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BABES WITH BLADES THEATRE COMPANY ANNOUNCES CAST FOR THE CHICAGO PREMIERE OF
THE GOOD FIGHT
AT THE CITY LIT THEATER,
JANUARY 6 – FEBRUARY 17, 2018
A Remarkable True Chapter in the Struggle for Women’s Suffrage:
The English Suffragettes who Learned Jiu-jitsu
Babes With Blades Theatre Company (BWBTC) continues its 20th Anniversary Season: “Origins” with the Chicago premiere of The Good Fight, playing at City Lit Theater, 1020 W. Bryn Mawr Ave., January 6 – February 17, 2018. Developed in 2011 through BWBTC’s Fighting Words program under the title Deeds Not Words, the play is written by Anne Bertram, executive director of Theatre Unbound, a Minneapolis/St. Paul company devoted to work by and about women. Elizabeth Lovelady, a Jeff Award-winning artist based in Chicago, directs The Good Fight, which features combat by Violence Designer Gaby Labotka with Assistant Violence Designer Almanya Narula.
Preview performances are Saturday, Jan. 6 at 8 p.m., Sunday, Jan. 7 at 3 p.m., Friday, Jan. 12 at 8 p.m., Saturday, Jan. 13 at 8 p.m., and Sunday, Jan. 14 at 3 p.m. Opening Night is Monday,Jan. 15 at 8 p.m. Regular performances are Thursdays – Saturdays at 8 p.m. and Sundays at 3 p.m. Preview tickets are $10, student and senior tickets are $15, early bird general admission (available online through January 15, 2018) are $20 and general admission (after January 15, 2018) are $25. To purchase tickets and for more information, please visit BabesWithBlades.org.
The Women's Social and Political Union (WSPU), led by Emmeline Pankhurst and her daughter Christabel, was the primary militant group pushing for women's suffrage in the United Kingdom. Under the slogan "Deeds, not words," the WSPU advocated targeting property as a form of protest, from smashing shop windows to burning and bombing buildings. Imprisoned WSPU members – including Pankhurst – launched hunger strikes, which were initially countered by the authorities with force-feeding; later the government introduced the "Cat and Mouse Act," under which starving suffragettes were released, only to be re-imprisoned once regaining their health. To defend their leaders and comrades, the WSPU established "The Bodyguard" – a secret, all-female security team, trained in jiu-jitsu – and the good fight began.
“The Good Fight imagines the personal lives of the historical women who literally fought for the vote in London in the early 20th century. The parallel to continued struggles for women's autonomy and gender parity cannot be ignored,” says Co-Artistic Director Kathrynne Wolf. Co-Artistic Director Elyse Dawson agrees and adds, “Babes With Blades Theatre Company is proud to shed light on this neglected corner of women's martial history as part of our 20th Anniversary Season. We're premiering The Good Fight in Chicago to remind our audiences that our good fight is far from over.”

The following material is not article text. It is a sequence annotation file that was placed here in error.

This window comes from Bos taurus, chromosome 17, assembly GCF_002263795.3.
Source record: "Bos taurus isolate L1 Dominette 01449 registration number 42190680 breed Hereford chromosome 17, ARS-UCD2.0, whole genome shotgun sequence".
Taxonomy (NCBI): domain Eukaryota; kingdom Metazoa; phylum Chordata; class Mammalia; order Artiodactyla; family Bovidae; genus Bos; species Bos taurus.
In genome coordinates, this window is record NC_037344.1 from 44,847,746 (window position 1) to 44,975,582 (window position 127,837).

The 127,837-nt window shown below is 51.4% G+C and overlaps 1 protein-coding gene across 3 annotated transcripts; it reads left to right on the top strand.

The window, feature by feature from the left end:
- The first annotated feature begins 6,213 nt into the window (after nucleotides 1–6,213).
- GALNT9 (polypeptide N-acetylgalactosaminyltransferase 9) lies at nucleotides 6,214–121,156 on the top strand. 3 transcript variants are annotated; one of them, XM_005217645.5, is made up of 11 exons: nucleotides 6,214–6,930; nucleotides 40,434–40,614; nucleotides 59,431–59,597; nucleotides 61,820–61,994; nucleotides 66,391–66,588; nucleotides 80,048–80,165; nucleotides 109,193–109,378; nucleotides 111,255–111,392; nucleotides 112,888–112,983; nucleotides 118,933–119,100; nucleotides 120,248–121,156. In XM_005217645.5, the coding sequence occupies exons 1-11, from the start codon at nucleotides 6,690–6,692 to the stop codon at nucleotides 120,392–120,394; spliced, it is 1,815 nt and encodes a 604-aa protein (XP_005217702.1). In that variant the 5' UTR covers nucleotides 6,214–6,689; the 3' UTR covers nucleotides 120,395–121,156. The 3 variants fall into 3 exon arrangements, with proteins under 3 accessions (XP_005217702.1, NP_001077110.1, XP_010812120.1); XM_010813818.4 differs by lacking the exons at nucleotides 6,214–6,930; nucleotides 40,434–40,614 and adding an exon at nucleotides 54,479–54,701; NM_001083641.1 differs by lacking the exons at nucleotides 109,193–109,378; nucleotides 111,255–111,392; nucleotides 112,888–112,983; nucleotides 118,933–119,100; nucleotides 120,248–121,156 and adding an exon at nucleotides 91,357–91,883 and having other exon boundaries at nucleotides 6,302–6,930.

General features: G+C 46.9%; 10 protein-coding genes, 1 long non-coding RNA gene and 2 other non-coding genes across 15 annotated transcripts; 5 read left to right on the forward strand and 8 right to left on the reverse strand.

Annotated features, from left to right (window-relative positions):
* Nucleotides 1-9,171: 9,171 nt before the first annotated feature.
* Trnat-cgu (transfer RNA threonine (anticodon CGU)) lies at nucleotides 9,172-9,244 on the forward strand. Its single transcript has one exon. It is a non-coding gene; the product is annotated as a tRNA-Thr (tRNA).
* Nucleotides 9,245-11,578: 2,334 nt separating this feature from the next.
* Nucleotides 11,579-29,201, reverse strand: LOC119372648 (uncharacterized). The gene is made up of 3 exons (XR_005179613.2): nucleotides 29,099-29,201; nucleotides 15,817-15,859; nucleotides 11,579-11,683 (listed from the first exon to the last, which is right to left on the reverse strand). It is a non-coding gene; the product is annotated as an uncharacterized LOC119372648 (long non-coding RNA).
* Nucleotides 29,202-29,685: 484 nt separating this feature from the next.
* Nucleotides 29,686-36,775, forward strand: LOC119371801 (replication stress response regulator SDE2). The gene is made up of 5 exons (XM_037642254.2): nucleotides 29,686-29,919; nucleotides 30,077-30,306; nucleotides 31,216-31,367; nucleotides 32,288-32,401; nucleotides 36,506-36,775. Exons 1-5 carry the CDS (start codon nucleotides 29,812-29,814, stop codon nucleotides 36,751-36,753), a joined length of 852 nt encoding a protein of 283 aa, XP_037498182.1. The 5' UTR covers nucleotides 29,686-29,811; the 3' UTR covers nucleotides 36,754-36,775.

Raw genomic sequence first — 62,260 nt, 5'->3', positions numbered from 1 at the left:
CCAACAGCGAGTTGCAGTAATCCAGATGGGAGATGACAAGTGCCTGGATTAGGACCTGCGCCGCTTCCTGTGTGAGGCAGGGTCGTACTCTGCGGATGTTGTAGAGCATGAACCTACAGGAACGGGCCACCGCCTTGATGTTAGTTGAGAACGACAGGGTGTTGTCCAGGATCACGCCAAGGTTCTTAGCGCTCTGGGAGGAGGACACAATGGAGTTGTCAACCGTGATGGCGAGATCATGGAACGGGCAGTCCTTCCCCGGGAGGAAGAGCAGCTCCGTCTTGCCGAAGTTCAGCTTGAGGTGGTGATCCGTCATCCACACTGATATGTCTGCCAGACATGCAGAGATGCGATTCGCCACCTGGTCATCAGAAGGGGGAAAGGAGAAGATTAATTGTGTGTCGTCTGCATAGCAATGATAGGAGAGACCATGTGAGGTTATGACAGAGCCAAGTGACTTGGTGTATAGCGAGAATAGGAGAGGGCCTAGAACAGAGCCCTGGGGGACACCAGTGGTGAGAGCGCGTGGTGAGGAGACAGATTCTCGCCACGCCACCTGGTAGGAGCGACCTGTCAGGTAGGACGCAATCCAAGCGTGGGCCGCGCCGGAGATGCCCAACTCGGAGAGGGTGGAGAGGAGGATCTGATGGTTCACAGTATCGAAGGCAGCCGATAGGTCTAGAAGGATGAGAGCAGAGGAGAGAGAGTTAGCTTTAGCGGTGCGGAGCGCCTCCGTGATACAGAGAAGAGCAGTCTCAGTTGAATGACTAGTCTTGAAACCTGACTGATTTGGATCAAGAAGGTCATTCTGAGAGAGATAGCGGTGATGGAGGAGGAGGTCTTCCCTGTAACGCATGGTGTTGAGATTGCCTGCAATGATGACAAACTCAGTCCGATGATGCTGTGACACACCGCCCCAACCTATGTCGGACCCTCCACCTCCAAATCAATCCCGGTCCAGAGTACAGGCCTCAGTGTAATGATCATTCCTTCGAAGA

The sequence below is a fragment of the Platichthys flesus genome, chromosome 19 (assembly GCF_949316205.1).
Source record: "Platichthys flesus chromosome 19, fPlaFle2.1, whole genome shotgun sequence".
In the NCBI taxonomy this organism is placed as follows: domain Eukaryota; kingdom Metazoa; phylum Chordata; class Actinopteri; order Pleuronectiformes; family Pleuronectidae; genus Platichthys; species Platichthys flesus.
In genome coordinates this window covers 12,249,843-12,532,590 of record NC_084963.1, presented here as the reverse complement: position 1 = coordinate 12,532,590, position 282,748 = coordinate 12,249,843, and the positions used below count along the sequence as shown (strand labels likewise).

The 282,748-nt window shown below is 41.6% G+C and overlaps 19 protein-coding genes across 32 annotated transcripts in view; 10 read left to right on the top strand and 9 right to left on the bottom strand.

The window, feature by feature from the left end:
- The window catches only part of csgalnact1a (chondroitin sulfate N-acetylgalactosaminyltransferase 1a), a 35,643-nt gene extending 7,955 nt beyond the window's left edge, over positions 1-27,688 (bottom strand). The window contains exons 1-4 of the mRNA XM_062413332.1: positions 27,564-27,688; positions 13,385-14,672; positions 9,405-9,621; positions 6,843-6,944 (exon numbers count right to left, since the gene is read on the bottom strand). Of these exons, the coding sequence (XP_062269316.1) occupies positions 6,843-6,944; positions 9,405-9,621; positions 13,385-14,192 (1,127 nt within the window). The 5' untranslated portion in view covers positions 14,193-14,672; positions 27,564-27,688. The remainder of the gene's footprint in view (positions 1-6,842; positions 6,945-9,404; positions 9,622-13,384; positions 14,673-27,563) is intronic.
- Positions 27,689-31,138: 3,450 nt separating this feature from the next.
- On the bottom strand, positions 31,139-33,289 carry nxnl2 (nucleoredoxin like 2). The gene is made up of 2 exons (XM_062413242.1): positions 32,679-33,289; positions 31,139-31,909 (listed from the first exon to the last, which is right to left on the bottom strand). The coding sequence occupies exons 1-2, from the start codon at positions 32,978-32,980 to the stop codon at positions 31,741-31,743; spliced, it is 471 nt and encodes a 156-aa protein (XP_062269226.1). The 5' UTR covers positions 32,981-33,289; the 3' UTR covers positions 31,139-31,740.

The cast of The Good Fight includes Elisabeth Del Toro, "Mary;" Alison Dornheggen*, "Christabel Pankhurst/Edith Garrud;" Delia Ford*, "Harriet Kerr;" Jyreika Guest, "Gertrude Harding;" David Kaplinsky, "Mr. Dickinson/Charlie/Inspector McBrien/Constable;" Jean Marie Koon, "Emmeline Pankhurst;" Jillian Leff, "Cicely;" Arielle Leverett, "Grace Roe;" C. Jaye Miller, "Hilda;" Taylor Raye, "Emily Wilding Davison/Wardess;" Joseff Stevenson, "Home Secretary McKenna/Constable/Inspector Gray/Prison Guard" and Richard Traub, "Mr. Hunt/Bill/Constable/Jujitsu Demonstrator" with Tina Arfaee and Catherine Dvorak*, understudies.
*denotes BWBTC ensemble member
ABOUT ANNE BERTRAM, PLAYWRIGHT
Anne Bertram is a founding artistic associate of Theatre Unbound, a Minneapolis/St. Paul company devoted to work by and about women. She currently serves as its executive director. Her work as a playwright has been seen in venues from off-Off Broadway to middle-school classrooms in Fargo, as well as successful runs with Theatre Unbound, including Murderess (2011) and The Good Fight (2012). Awards and commissions include Northwestern University’s Agnes Nixon Playwriting Award (lovehateforgive), The Playwrights’ Center’s Jones Commission (The Donner Gold), Studio Z’s Playwright in Electronic Residence Commission (St. Luke’s) and the Tennessee Williams One-Act Prize (Liability).
ABOUT ELIZABETH LOVELADY, DIRECTOR